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§ 11.2 Arithmetic Sequences

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Blitzer, Intermediate Algebra, 5e – Slide #2 Section 11.2 Arithmetic Sequences Annual U.S. Senator Salaries from 2000 to 2005

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Blitzer, Intermediate Algebra, 5e – Slide #3 Section 11.2 Arithmetic Sequences The sequence of annual salaries for U.S. Senators represented by the bar chart is: 142,146,150,154,158,162,… For each term after the first, the difference between that term and the preceding term is constant, namely 4. This sequence is an example of an arithmetic sequence. In an arithmetic sequence, each term after the first differs from the preceding term by a constant amount. The difference between consecutive terms is called the common difference of the sequence.

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Blitzer, Intermediate Algebra, 5e – Slide #4 Section 11.2 Arithmetic Sequences Definition of an Arithmetic Sequence An arithmetic sequence is a sequence in which each term after the first differs from the preceding term by a constant amount. The difference between consecutive terms is called the common difference of the sequence. In other words, an arithmetic sequence is a linear function whose domain is the set of positive integers.

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Blitzer, Intermediate Algebra, 5e – Slide #5 Section 11.2 Arithmetic SequencesEXAMPLE SOLUTION Write the first six terms of an arithmetic sequence with first term -60 and common difference 5. To find the second term, we add 5 to the first term, -60, giving -55. For the next term, we add 5 to -55, and so on. The first six terms are -60, -55, -50, -45, -40, and -35.

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Blitzer, Intermediate Algebra, 5e – Slide #6 Section 11.2 Arithmetic Sequences General Term of an Arithmetic Sequence The nth term (the general term) of an arithmetic sequence with first term and common difference d is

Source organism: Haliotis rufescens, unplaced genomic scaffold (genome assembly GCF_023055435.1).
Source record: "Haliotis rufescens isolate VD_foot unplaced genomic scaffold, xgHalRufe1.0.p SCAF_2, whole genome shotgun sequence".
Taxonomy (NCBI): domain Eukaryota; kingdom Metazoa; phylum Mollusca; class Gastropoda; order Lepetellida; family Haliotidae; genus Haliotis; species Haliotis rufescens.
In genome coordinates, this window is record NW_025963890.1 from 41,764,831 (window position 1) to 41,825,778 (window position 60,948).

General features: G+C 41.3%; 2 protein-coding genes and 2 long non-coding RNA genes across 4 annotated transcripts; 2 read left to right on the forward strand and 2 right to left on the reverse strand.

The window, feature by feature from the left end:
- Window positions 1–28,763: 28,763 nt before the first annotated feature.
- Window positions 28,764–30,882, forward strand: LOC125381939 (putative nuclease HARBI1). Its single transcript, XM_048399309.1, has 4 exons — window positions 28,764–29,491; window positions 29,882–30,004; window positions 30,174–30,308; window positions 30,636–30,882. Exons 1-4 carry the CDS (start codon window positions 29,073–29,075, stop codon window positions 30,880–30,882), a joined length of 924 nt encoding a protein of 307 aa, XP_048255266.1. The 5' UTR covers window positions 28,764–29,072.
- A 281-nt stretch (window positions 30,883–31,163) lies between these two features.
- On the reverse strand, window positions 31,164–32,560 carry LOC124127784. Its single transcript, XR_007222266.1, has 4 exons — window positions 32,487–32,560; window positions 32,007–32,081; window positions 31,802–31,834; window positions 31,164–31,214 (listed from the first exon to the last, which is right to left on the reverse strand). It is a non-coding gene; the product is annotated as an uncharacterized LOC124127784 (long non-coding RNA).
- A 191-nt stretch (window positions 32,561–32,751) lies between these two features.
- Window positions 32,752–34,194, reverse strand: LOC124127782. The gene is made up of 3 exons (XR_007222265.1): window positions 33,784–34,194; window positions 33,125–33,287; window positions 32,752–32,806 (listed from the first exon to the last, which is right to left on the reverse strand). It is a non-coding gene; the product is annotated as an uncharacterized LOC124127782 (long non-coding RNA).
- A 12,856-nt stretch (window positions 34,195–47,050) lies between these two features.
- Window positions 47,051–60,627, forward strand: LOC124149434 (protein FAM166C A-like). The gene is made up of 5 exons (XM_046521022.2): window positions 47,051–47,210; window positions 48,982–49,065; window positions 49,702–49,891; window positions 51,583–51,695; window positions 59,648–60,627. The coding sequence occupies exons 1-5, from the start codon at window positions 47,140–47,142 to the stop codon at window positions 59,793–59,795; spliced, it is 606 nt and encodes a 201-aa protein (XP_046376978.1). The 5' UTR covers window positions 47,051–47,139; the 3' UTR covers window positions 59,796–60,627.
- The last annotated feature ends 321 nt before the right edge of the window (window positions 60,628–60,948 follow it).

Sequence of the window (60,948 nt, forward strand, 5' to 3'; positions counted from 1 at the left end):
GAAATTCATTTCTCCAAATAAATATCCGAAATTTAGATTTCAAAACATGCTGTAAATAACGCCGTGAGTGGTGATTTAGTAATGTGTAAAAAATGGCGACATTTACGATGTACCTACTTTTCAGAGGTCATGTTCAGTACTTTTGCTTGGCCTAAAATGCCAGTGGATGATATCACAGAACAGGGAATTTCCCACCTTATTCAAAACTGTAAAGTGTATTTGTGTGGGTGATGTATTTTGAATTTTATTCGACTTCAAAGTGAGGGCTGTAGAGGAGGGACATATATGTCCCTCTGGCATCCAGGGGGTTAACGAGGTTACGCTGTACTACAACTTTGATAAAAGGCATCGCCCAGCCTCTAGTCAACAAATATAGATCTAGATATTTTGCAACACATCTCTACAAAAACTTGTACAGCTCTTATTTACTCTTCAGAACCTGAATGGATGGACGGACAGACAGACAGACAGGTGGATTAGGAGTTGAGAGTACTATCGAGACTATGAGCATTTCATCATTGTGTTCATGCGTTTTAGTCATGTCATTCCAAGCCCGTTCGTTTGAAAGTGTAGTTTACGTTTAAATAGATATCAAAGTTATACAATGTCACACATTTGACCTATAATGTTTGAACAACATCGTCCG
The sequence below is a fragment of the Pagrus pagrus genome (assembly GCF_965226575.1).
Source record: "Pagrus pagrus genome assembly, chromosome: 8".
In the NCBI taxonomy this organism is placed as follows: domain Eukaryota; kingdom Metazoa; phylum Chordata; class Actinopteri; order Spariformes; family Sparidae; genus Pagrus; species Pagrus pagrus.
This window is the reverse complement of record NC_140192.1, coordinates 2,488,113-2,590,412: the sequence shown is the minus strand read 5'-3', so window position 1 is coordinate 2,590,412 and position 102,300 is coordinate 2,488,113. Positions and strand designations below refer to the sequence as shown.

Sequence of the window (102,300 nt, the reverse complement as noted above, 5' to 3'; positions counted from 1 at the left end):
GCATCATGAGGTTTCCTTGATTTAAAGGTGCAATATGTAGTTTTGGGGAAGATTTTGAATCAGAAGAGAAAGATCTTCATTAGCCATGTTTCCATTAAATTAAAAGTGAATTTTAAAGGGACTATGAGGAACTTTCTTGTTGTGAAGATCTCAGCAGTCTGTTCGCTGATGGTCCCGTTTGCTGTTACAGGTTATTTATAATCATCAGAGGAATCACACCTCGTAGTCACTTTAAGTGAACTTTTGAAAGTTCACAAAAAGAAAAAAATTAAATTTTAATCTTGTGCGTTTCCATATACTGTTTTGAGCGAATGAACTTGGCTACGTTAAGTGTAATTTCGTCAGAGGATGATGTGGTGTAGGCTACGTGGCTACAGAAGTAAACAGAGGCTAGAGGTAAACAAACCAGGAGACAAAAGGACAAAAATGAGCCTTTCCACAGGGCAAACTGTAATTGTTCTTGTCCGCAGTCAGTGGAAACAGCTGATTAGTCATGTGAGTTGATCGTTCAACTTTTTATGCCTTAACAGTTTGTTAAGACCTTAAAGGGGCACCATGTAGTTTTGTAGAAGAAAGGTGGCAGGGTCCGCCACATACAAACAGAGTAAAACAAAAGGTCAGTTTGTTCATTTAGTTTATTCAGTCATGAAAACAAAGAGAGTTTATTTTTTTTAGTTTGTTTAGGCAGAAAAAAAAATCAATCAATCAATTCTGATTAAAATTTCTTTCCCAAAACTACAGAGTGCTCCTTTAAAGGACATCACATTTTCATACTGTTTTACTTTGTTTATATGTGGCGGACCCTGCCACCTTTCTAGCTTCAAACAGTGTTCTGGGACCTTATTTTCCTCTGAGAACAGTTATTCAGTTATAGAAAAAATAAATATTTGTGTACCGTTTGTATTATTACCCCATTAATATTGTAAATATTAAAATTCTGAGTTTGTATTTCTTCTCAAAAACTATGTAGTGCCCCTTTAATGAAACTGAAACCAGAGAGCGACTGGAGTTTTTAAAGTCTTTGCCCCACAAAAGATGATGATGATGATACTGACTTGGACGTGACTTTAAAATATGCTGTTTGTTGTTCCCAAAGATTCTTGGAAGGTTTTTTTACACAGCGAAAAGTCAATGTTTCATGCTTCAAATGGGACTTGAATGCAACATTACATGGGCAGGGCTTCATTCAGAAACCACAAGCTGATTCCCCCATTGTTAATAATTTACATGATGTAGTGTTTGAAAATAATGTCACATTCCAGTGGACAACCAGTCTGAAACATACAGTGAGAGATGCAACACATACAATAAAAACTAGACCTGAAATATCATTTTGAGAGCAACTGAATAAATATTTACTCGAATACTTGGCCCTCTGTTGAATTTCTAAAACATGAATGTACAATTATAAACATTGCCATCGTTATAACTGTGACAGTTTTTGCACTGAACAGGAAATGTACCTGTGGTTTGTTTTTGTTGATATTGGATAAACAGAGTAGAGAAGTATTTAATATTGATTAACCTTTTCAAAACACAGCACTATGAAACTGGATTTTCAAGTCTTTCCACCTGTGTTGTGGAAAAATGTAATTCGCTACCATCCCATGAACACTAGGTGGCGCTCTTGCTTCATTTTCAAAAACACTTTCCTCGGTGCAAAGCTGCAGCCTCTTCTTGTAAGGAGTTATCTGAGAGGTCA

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Blitzer, Intermediate Algebra, 5e – Slide #7 Section 11.2 Arithmetic SequencesEXAMPLE SOLUTION Find the 200 th term of the arithmetic sequence whose first term is -40 and whose common difference is 5. To find the 200 th term,, we replace n in the formula with 200, with -40. The 200 th term is 955.

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Blitzer, Intermediate Algebra, 5e – Slide #8 Section 11.2 Arithmetic Sequences in ApplicationEXAMPLE SOLUTION Company A pays $24,000 yearly with raises of $1600 per year. Company B pays $28,000 yearly with raises of $1000 per year. Which company will pay more in year 10? How much more? Since both companies increase the salaries of their employees by a constant amount each year (common difference), their salary schedules are arithmetic sequences. Therefore, we will use the formulas given in this section to determine how much each company pays in year 10. That is, we will determine for both companies and then compare the results. Since the initial salaries for the two companies are $24,000 and $28,000, these will be the values for for the respective companies.

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Blitzer, Intermediate Algebra, 5e – Slide #9 Section 11.2 Arithmetic SequencesCONTINUED Company A Company B Therefore, in year 10, Company A will pay more. In that year, Company A will pay $38,400 - $37,000 = $1400 more.